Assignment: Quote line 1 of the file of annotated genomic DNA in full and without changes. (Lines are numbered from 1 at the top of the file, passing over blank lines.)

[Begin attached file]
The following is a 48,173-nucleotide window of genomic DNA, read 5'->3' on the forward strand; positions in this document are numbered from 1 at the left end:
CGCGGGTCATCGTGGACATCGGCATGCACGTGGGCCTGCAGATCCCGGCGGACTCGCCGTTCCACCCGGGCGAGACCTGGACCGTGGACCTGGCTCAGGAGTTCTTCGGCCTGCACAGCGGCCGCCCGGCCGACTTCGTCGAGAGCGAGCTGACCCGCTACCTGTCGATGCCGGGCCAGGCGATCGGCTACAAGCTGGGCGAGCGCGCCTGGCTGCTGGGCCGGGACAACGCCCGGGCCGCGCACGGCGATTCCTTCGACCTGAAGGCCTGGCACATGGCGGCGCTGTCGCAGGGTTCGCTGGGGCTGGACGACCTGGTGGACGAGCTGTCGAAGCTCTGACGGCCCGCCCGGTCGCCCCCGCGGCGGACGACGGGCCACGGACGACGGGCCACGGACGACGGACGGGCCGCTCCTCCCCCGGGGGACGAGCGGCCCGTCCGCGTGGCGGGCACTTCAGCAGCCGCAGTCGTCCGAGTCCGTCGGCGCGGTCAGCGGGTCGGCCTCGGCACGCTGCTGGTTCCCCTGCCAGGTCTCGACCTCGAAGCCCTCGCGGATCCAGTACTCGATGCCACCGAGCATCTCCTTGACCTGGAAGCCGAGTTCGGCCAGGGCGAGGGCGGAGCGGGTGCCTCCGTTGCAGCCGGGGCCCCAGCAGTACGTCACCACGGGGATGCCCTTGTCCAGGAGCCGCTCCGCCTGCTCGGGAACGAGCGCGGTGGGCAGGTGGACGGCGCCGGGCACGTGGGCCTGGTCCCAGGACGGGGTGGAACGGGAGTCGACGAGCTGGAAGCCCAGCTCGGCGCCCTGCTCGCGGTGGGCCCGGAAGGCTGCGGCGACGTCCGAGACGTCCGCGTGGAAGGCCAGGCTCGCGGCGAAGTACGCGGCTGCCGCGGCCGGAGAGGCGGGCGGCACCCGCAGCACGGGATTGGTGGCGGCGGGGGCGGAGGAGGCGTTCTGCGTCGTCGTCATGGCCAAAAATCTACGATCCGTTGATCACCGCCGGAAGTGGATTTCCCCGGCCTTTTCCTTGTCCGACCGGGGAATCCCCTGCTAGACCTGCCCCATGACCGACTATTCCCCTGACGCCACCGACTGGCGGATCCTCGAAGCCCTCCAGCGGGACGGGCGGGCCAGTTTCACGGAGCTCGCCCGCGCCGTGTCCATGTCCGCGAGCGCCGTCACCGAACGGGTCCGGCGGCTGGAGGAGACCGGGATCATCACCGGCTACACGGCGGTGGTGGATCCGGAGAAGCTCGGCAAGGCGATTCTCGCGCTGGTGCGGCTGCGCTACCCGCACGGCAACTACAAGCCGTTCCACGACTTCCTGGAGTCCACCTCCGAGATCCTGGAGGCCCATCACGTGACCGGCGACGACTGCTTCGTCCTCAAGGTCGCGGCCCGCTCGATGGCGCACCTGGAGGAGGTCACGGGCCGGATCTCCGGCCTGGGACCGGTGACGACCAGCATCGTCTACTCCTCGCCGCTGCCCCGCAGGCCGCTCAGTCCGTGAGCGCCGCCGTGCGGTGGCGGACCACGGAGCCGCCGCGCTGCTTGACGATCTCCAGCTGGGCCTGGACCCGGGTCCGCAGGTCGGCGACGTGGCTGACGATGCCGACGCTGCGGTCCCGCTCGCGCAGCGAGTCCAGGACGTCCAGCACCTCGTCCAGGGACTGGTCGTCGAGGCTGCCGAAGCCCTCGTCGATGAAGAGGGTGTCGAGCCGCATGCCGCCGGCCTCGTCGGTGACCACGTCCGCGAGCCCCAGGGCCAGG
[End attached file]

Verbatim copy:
The following is a 48,173-nucleotide window of genomic DNA, read 5'->3' on the forward strand; positions in this document are numbered from 1 at the left end: